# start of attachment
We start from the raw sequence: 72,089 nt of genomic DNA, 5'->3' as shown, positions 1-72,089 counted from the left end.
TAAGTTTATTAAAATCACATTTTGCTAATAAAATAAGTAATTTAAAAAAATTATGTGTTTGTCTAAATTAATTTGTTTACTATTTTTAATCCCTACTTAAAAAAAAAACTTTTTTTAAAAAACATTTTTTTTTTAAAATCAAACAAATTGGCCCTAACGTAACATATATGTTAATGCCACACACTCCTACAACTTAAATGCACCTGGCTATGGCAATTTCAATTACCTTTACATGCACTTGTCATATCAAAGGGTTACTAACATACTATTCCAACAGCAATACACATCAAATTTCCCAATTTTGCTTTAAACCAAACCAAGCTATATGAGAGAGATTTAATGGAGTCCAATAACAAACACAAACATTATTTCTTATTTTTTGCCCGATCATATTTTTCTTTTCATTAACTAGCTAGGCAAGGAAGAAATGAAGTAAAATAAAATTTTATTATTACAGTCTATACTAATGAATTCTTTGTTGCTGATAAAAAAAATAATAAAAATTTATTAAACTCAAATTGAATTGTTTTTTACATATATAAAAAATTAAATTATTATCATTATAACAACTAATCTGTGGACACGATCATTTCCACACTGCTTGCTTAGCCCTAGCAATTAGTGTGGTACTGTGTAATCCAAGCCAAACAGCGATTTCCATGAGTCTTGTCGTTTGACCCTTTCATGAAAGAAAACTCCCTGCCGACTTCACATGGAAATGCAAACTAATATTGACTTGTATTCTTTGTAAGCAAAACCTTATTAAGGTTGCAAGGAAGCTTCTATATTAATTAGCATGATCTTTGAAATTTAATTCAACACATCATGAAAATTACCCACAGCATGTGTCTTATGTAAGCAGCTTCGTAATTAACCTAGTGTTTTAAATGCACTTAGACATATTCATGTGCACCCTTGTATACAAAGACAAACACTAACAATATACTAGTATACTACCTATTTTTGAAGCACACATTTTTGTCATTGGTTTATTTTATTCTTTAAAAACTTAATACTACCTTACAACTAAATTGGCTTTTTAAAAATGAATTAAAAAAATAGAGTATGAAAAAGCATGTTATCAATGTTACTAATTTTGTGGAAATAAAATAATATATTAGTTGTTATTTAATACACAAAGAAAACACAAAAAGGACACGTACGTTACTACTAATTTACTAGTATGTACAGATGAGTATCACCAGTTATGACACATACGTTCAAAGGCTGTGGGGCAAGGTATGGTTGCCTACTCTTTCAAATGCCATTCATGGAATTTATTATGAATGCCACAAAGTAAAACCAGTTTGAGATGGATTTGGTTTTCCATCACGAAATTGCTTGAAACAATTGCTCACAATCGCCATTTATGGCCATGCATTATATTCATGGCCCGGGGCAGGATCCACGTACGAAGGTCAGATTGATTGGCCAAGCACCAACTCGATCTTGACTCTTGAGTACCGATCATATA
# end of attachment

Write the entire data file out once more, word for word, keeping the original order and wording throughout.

We start from the raw sequence: 72,089 nt of genomic DNA, 5'->3' as shown, positions 1-72,089 counted from the left end.
TAAGTTTATTAAAATCACATTTTGCTAATAAAATAAGTAATTTAAAAAAATTATGTGTTTGTCTAAATTAATTTGTTTACTATTTTTAATCCCTACTTAAAAAAAAAACTTTTTTTAAAAAACATTTTTTTTTTAAAATCAAACAAATTGGCCCTAACGTAACATATATGTTAATGCCACACACTCCTACAACTTAAATGCACCTGGCTATGGCAATTTCAATTACCTTTACATGCACTTGTCATATCAAAGGGTTACTAACATACTATTCCAACAGCAATACACATCAAATTTCCCAATTTTGCTTTAAACCAAACCAAGCTATATGAGAGAGATTTAATGGAGTCCAATAACAAACACAAACATTATTTCTTATTTTTTGCCCGATCATATTTTTCTTTTCATTAACTAGCTAGGCAAGGAAGAAATGAAGTAAAATAAAATTTTATTATTACAGTCTATACTAATGAATTCTTTGTTGCTGATAAAAAAAATAATAAAAATTTATTAAACTCAAATTGAATTGTTTTTTACATATATAAAAAATTAAATTATTATCATTATAACAACTAATCTGTGGACACGATCATTTCCACACTGCTTGCTTAGCCCTAGCAATTAGTGTGGTACTGTGTAATCCAAGCCAAACAGCGATTTCCATGAGTCTTGTCGTTTGACCCTTTCATGAAAGAAAACTCCCTGCCGACTTCACATGGAAATGCAAACTAATATTGACTTGTATTCTTTGTAAGCAAAACCTTATTAAGGTTGCAAGGAAGCTTCTATATTAATTAGCATGATCTTTGAAATTTAATTCAACACATCATGAAAATTACCCACAGCATGTGTCTTATGTAAGCAGCTTCGTAATTAACCTAGTGTTTTAAATGCACTTAGACATATTCATGTGCACCCTTGTATACAAAGACAAACACTAACAATATACTAGTATACTACCTATTTTTGAAGCACACATTTTTGTCATTGGTTTATTTTATTCTTTAAAAACTTAATACTACCTTACAACTAAATTGGCTTTTTAAAAATGAATTAAAAAAATAGAGTATGAAAAAGCATGTTATCAATGTTACTAATTTTGTGGAAATAAAATAATATATTAGTTGTTATTTAATACACAAAGAAAACACAAAAAGGACACGTACGTTACTACTAATTTACTAGTATGTACAGATGAGTATCACCAGTTATGACACATACGTTCAAAGGCTGTGGGGCAAGGTATGGTTGCCTACTCTTTCAAATGCCATTCATGGAATTTATTATGAATGCCACAAAGTAAAACCAGTTTGAGATGGATTTGGTTTTCCATCACGAAATTGCTTGAAACAATTGCTCACAATCGCCATTTATGGCCATGCATTATATTCATGGCCCGGGGCAGGATCCACGTACGAAGGTCAGATTGATTGGCCAAGCACCAACTCGATCTTGACTCTTGAGTACCGATCATATA